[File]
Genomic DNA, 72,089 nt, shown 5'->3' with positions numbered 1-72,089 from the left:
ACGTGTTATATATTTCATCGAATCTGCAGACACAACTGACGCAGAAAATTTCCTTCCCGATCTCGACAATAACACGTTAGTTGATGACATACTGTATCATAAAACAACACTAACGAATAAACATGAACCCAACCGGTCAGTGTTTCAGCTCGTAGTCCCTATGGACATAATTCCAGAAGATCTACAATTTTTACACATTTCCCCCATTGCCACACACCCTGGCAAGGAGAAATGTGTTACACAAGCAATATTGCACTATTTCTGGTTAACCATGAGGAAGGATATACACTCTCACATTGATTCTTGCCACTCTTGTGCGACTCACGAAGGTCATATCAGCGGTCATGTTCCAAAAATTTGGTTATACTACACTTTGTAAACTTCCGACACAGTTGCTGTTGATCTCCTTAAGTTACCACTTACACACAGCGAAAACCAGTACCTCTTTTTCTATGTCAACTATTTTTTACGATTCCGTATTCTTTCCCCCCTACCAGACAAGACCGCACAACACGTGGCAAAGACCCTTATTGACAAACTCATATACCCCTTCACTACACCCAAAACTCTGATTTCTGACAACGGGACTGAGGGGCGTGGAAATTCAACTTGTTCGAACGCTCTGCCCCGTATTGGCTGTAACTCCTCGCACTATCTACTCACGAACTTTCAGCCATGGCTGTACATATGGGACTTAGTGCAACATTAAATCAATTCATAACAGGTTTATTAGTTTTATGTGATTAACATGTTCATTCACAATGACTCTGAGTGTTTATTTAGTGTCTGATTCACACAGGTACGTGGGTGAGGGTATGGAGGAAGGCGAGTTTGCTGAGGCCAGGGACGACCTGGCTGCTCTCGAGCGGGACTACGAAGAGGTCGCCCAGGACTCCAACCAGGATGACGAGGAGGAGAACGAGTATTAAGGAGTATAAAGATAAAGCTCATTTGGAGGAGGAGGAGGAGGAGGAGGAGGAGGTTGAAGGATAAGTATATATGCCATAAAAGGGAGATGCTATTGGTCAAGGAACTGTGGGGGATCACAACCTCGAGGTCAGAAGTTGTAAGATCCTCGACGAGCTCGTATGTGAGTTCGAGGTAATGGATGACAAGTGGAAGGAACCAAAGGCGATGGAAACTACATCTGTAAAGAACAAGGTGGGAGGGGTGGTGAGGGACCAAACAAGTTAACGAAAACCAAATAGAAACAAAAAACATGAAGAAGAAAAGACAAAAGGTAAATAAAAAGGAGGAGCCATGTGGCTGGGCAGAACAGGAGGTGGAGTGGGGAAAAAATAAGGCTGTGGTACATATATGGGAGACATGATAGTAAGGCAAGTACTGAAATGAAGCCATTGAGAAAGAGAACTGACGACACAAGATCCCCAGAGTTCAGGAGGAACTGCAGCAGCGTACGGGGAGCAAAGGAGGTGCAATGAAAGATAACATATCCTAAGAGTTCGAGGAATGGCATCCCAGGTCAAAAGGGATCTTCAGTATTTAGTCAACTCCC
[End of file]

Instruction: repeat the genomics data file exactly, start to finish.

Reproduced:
Genomic DNA, 72,089 nt, shown 5'->3' with positions numbered 1-72,089 from the left:
ACGTGTTATATATTTCATCGAATCTGCAGACACAACTGACGCAGAAAATTTCCTTCCCGATCTCGACAATAACACGTTAGTTGATGACATACTGTATCATAAAACAACACTAACGAATAAACATGAACCCAACCGGTCAGTGTTTCAGCTCGTAGTCCCTATGGACATAATTCCAGAAGATCTACAATTTTTACACATTTCCCCCATTGCCACACACCCTGGCAAGGAGAAATGTGTTACACAAGCAATATTGCACTATTTCTGGTTAACCATGAGGAAGGATATACACTCTCACATTGATTCTTGCCACTCTTGTGCGACTCACGAAGGTCATATCAGCGGTCATGTTCCAAAAATTTGGTTATACTACACTTTGTAAACTTCCGACACAGTTGCTGTTGATCTCCTTAAGTTACCACTTACACACAGCGAAAACCAGTACCTCTTTTTCTATGTCAACTATTTTTTACGATTCCGTATTCTTTCCCCCCTACCAGACAAGACCGCACAACACGTGGCAAAGACCCTTATTGACAAACTCATATACCCCTTCACTACACCCAAAACTCTGATTTCTGACAACGGGACTGAGGGGCGTGGAAATTCAACTTGTTCGAACGCTCTGCCCCGTATTGGCTGTAACTCCTCGCACTATCTACTCACGAACTTTCAGCCATGGCTGTACATATGGGACTTAGTGCAACATTAAATCAATTCATAACAGGTTTATTAGTTTTATGTGATTAACATGTTCATTCACAATGACTCTGAGTGTTTATTTAGTGTCTGATTCACACAGGTACGTGGGTGAGGGTATGGAGGAAGGCGAGTTTGCTGAGGCCAGGGACGACCTGGCTGCTCTCGAGCGGGACTACGAAGAGGTCGCCCAGGACTCCAACCAGGATGACGAGGAGGAGAACGAGTATTAAGGAGTATAAAGATAAAGCTCATTTGGAGGAGGAGGAGGAGGAGGAGGAGGAGGTTGAAGGATAAGTATATATGCCATAAAAGGGAGATGCTATTGGTCAAGGAACTGTGGGGGATCACAACCTCGAGGTCAGAAGTTGTAAGATCCTCGACGAGCTCGTATGTGAGTTCGAGGTAATGGATGACAAGTGGAAGGAACCAAAGGCGATGGAAACTACATCTGTAAAGAACAAGGTGGGAGGGGTGGTGAGGGACCAAACAAGTTAACGAAAACCAAATAGAAACAAAAAACATGAAGAAGAAAAGACAAAAGGTAAATAAAAAGGAGGAGCCATGTGGCTGGGCAGAACAGGAGGTGGAGTGGGGAAAAAATAAGGCTGTGGTACATATATGGGAGACATGATAGTAAGGCAAGTACTGAAATGAAGCCATTGAGAAAGAGAACTGACGACACAAGATCCCCAGAGTTCAGGAGGAACTGCAGCAGCGTACGGGGAGCAAAGGAGGTGCAATGAAAGATAACATATCCTAAGAGTTCGAGGAATGGCATCCCAGGTCAAAAGGGATCTTCAGTATTTAGTCAACTCCC